Sometimes she is afraid, very afraid. Of the shadows that fall across the room after the happy sun goes down. She sits, huddled in a corner, listening to the noise of silence. A distant roar of a car, a baby wailing in the apartment below her, the blare of music across the street where those young people live.

She is young too, she knows. But inside she is ancient. Hammered by life, twisted by fate, she grew old and afraid before she knew what was happening.

She glances at the mantelpiece, two faces in a cracked picture frame smile down at her. Two faces. A handsome rugged man holding a young dark haired boy. Her two little pieces of sunshine. She smiles back tenderly at them. She misses them. She wonders what they would have been doing now if they were still with her.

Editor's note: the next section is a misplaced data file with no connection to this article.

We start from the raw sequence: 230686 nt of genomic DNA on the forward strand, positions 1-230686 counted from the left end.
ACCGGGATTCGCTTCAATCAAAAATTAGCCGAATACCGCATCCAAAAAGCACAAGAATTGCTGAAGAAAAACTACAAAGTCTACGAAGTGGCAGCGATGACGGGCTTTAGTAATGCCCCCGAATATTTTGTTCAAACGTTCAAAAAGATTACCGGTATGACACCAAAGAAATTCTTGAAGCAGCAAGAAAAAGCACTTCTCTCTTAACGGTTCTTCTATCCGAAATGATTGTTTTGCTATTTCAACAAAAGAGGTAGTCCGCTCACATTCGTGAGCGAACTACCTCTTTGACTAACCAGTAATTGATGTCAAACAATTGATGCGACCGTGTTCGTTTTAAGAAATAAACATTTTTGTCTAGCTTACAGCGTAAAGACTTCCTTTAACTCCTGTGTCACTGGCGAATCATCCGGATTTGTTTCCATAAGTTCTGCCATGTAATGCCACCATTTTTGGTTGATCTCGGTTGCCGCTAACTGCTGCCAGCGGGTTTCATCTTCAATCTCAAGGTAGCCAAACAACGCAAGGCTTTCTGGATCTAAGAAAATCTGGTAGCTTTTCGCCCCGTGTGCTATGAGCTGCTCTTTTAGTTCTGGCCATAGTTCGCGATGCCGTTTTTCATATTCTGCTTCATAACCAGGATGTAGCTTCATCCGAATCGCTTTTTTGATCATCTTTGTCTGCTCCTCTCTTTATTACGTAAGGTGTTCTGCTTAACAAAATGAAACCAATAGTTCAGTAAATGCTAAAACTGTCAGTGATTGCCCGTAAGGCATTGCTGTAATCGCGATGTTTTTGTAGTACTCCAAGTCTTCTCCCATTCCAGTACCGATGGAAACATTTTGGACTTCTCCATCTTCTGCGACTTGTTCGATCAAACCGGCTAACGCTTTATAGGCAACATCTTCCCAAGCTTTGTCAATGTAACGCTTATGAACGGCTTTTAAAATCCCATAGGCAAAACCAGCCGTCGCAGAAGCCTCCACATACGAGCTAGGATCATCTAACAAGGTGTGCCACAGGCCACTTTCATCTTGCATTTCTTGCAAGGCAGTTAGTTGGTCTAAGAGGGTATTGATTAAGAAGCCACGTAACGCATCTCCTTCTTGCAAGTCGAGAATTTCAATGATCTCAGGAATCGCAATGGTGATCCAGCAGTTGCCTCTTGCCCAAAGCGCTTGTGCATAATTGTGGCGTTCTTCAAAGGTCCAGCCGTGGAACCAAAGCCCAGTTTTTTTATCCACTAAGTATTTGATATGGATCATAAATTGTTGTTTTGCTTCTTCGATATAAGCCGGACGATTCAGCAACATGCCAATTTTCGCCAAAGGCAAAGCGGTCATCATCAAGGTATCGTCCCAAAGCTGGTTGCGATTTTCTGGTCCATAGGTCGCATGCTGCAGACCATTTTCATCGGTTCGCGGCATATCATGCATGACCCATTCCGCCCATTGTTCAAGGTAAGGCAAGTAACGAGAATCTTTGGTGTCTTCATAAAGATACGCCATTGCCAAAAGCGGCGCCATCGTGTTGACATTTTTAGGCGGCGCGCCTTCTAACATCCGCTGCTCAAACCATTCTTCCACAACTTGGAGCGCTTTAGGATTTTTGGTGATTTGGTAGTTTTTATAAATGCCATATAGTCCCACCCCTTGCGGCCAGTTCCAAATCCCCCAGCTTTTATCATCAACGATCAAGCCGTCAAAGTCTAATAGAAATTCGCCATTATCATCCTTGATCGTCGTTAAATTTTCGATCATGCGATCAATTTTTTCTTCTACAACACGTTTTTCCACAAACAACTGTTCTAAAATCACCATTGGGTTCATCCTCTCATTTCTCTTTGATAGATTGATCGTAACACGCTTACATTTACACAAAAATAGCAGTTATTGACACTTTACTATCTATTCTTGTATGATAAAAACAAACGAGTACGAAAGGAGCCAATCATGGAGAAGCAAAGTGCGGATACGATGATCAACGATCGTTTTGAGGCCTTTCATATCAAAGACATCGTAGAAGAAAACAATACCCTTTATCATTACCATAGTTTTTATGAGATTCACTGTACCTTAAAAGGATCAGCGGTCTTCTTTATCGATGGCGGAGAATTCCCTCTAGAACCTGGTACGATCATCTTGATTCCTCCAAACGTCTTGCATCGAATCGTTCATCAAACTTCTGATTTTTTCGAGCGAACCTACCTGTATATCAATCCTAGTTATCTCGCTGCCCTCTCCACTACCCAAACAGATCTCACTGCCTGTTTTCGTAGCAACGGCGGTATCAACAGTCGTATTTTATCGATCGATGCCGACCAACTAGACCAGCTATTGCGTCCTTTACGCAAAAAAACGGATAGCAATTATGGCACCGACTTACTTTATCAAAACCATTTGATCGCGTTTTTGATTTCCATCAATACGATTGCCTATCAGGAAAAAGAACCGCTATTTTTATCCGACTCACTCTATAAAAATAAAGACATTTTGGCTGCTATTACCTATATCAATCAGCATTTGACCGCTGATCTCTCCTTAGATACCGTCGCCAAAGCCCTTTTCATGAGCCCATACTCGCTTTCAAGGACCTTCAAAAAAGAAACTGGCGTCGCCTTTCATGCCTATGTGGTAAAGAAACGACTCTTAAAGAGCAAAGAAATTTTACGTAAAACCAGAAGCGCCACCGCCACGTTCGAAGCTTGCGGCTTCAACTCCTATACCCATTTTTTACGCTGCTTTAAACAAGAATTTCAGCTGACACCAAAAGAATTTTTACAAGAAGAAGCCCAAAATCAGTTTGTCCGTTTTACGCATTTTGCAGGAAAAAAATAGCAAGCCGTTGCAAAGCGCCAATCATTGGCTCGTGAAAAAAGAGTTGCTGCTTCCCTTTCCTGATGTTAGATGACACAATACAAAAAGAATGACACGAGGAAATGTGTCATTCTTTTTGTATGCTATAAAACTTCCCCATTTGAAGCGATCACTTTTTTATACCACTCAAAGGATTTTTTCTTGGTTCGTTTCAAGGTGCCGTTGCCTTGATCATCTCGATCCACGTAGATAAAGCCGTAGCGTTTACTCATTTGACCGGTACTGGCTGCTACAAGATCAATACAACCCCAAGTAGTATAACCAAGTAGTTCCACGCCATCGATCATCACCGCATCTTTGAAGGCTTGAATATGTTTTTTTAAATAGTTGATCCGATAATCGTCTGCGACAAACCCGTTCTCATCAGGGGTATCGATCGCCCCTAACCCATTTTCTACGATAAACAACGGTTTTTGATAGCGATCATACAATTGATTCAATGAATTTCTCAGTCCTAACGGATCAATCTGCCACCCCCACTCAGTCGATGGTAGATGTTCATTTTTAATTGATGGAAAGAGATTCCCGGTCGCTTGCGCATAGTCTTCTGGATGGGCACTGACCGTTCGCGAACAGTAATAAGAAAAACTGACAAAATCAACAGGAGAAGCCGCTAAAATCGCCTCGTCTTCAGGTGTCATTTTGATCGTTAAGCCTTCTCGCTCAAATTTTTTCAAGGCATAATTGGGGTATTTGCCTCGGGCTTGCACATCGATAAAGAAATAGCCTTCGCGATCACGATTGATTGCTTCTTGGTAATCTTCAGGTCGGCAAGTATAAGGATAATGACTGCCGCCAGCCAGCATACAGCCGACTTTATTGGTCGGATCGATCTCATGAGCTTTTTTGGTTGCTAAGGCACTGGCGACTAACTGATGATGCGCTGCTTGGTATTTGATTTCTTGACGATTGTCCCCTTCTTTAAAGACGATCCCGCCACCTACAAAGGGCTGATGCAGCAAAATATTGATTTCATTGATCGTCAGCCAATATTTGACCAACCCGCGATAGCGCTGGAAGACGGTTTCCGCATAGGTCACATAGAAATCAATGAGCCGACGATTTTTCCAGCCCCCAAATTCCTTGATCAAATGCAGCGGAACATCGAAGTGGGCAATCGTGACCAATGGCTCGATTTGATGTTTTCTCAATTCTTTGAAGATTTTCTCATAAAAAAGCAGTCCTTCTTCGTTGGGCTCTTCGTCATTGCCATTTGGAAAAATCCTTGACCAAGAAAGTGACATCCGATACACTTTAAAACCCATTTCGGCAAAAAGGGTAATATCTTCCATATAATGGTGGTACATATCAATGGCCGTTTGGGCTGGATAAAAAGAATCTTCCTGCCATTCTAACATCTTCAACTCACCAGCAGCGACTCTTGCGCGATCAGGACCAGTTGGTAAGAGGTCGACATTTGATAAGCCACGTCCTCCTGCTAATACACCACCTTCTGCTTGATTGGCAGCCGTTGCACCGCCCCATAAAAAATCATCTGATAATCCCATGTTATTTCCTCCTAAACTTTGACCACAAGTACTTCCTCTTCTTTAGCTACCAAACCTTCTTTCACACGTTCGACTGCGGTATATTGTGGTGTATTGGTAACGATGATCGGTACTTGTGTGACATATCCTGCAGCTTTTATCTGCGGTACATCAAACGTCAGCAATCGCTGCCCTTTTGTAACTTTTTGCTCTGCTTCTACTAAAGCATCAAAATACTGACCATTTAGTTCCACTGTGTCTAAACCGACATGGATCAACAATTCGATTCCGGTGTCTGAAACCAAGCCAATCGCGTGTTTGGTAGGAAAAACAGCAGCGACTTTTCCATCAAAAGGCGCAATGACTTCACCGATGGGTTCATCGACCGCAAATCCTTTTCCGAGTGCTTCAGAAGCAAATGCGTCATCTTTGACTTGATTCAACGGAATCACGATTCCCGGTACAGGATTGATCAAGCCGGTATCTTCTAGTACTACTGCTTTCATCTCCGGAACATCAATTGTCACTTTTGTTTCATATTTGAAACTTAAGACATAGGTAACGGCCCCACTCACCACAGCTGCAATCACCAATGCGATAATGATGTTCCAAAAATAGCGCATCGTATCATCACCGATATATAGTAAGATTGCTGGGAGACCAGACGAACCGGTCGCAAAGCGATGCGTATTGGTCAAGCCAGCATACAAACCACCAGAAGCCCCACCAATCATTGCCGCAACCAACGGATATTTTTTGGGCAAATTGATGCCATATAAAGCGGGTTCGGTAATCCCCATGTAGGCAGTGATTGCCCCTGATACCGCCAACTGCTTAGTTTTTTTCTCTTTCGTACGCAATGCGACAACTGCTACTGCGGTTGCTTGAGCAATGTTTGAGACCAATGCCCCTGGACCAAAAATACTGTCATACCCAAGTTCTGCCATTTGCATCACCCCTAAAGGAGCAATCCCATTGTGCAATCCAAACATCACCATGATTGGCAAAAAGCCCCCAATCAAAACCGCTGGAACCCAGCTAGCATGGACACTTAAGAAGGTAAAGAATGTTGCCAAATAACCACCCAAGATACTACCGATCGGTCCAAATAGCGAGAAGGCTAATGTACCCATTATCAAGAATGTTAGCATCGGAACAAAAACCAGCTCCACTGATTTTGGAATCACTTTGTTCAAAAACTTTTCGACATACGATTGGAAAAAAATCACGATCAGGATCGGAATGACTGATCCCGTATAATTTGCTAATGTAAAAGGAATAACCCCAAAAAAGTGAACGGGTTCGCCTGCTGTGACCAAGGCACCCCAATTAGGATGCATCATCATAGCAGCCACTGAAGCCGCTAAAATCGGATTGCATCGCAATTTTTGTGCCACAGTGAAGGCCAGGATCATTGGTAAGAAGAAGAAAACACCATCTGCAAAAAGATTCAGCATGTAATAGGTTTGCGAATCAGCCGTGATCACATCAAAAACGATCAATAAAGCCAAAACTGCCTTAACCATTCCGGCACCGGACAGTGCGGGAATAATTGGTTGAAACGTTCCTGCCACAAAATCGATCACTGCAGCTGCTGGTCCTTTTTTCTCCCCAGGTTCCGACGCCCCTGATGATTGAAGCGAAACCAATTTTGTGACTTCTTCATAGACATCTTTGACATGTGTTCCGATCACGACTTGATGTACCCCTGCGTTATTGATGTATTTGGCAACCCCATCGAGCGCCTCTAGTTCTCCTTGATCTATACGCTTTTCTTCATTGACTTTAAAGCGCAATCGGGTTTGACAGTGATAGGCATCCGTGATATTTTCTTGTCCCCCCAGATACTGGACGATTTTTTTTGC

She would be cooking dinner, the TV would be playing Ellen, their favourite show. The house would be lit up, bright and dazzling. The air would be saturated with love and happiness, warm and cozy.

But it is just darkness now.

She is afraid of the darkness, because it mirrors the emptiness of her soul, makes her realise that life is now just this – a darkness filled with memories of what was and fantasies of what could have been.

As the photo keeps on their smile, hers slowly fades.